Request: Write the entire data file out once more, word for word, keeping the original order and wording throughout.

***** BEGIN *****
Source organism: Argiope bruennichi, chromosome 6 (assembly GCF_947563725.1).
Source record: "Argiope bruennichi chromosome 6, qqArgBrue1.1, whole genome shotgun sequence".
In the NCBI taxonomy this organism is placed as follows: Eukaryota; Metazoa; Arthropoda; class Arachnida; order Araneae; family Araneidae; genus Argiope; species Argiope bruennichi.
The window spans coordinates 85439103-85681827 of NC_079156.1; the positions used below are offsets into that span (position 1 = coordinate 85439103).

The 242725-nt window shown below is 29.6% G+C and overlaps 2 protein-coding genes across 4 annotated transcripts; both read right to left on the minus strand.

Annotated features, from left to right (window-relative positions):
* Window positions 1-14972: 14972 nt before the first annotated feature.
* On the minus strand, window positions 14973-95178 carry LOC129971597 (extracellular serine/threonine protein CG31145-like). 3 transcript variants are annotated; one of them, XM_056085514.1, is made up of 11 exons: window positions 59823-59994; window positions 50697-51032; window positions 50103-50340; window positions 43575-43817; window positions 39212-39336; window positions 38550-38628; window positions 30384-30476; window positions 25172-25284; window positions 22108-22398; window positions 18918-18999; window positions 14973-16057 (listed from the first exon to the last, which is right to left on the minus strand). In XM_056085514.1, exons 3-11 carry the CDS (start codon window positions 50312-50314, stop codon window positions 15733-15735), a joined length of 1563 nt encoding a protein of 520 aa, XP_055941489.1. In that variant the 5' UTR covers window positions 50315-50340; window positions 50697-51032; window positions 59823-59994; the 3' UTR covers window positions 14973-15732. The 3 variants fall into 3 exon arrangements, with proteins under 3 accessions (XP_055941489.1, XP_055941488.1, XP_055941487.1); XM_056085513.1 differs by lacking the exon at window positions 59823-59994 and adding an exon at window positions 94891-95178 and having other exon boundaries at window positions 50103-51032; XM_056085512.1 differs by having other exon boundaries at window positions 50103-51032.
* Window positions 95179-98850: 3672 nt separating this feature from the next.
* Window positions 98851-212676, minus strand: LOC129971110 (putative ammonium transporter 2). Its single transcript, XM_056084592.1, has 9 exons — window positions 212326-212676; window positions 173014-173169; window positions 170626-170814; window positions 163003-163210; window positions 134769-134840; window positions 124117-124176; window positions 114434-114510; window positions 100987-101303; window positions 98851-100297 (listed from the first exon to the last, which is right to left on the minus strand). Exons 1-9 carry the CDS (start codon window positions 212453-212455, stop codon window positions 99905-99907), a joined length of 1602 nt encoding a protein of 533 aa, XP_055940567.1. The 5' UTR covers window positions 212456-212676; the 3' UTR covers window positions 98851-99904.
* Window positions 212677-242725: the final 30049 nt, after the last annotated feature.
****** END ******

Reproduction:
Source organism: Argiope bruennichi, chromosome 6 (assembly GCF_947563725.1).
Source record: "Argiope bruennichi chromosome 6, qqArgBrue1.1, whole genome shotgun sequence".
In the NCBI taxonomy this organism is placed as follows: Eukaryota; Metazoa; Arthropoda; class Arachnida; order Araneae; family Araneidae; genus Argiope; species Argiope bruennichi.
The window spans coordinates 85439103-85681827 of NC_079156.1; the positions used below are offsets into that span (position 1 = coordinate 85439103).

The 242725-nt window shown below is 29.6% G+C and overlaps 2 protein-coding genes across 4 annotated transcripts; both read right to left on the minus strand.

Annotated features, from left to right (window-relative positions):
* Window positions 1-14972: 14972 nt before the first annotated feature.
* On the minus strand, window positions 14973-95178 carry LOC129971597 (extracellular serine/threonine protein CG31145-like). 3 transcript variants are annotated; one of them, XM_056085514.1, is made up of 11 exons: window positions 59823-59994; window positions 50697-51032; window positions 50103-50340; window positions 43575-43817; window positions 39212-39336; window positions 38550-38628; window positions 30384-30476; window positions 25172-25284; window positions 22108-22398; window positions 18918-18999; window positions 14973-16057 (listed from the first exon to the last, which is right to left on the minus strand). In XM_056085514.1, exons 3-11 carry the CDS (start codon window positions 50312-50314, stop codon window positions 15733-15735), a joined length of 1563 nt encoding a protein of 520 aa, XP_055941489.1. In that variant the 5' UTR covers window positions 50315-50340; window positions 50697-51032; window positions 59823-59994; the 3' UTR covers window positions 14973-15732. The 3 variants fall into 3 exon arrangements, with proteins under 3 accessions (XP_055941489.1, XP_055941488.1, XP_055941487.1); XM_056085513.1 differs by lacking the exon at window positions 59823-59994 and adding an exon at window positions 94891-95178 and having other exon boundaries at window positions 50103-51032; XM_056085512.1 differs by having other exon boundaries at window positions 50103-51032.
* Window positions 95179-98850: 3672 nt separating this feature from the next.
* Window positions 98851-212676, minus strand: LOC129971110 (putative ammonium transporter 2). Its single transcript, XM_056084592.1, has 9 exons — window positions 212326-212676; window positions 173014-173169; window positions 170626-170814; window positions 163003-163210; window positions 134769-134840; window positions 124117-124176; window positions 114434-114510; window positions 100987-101303; window positions 98851-100297 (listed from the first exon to the last, which is right to left on the minus strand). Exons 1-9 carry the CDS (start codon window positions 212453-212455, stop codon window positions 99905-99907), a joined length of 1602 nt encoding a protein of 533 aa, XP_055940567.1. The 5' UTR covers window positions 212456-212676; the 3' UTR covers window positions 98851-99904.
* Window positions 212677-242725: the final 30049 nt, after the last annotated feature.